But every year some kids goes out and rails on his 50, and everyone remarks, “Dude, he’s already up on the pegs! He’s got a real riding style already! I haven’t seen anything like this since James Stewart!”
Today’s 50cc classes cover three different groups of riders. The smallest kids start with the 51 (4-6) Stock Shaft Drive (Yamaha PW) and the new 51 (4-6) Stock Multi Speed (Honda XR50) classes, won this year by Ryan Pruett and Edgar Lewis, respectively. The faster young kids can race 51 (4-6) AMA 1 Stock, which primarily features Cobras, which are way faster than PWs or XRs. This year’s event featured some history: Ryder Difrancesco, all of five-years-old, won the title with 2-1-1 scores. He’s five and he beat the six-year-olds! I heard some stories about his dad trying to gauge where Ryder is compared to where Adam Cianciarullo was on 50s, and the thing is, there’s really no reason to because even beating six-year-olds as a five-year-old is not a gaurantee of success later. But I’ll admit, Ryder has to be the smallest kid I’ve ever seen go so fast. His legs are so short, he could barely even stand up! Stay tuned to this name for the next 15 years.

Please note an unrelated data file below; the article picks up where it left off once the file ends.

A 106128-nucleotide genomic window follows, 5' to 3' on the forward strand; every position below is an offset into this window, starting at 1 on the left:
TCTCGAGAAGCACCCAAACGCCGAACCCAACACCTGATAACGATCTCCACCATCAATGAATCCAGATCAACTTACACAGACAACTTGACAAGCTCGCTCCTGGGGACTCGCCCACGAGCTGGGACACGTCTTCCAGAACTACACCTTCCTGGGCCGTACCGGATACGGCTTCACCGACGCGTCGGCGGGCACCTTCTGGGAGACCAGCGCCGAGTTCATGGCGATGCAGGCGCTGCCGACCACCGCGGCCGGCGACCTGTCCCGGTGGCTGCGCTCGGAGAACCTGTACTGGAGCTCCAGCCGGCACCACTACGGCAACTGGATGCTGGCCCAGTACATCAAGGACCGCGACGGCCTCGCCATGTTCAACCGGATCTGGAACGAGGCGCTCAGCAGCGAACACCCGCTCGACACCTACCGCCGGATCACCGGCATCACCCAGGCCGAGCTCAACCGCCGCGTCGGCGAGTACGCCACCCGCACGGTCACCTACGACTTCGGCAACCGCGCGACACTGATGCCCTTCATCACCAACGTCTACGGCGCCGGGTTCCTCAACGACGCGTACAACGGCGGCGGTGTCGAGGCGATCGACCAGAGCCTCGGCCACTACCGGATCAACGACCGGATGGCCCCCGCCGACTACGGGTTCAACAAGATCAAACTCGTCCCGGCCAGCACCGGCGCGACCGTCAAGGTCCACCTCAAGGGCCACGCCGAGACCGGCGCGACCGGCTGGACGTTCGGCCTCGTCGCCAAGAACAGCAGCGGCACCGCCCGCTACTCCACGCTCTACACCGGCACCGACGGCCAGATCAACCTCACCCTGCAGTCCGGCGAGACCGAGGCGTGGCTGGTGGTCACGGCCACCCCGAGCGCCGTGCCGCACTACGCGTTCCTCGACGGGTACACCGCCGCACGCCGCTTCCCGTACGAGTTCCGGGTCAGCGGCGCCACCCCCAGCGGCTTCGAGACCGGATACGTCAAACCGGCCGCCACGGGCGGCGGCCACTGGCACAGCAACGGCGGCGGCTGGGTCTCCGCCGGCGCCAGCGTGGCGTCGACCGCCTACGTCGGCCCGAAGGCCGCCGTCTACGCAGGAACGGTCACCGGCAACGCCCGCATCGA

Photo: Ryne Swanberg / Vurbmoto
As the 50 riders get older, they can race 51 (7-8) AMA 2 Stock, which is also dominated by Cobras. Stylez (with a Z) Robertson is already the man in this boys class. He won the (4-6) title in 2009, and looked headed to the (7-8) title last year until he crashed in the last moto and ended up going 1-2-11 scores. He returned with fire in his eyes, vengeance in his heart, and probably some fun new toys to play with at the creek. He went 1-1-1 this year. By the way, this means Stylez and Ryder are names to watch in the future. So much cooler than two dudes named Ryan who are up front this year.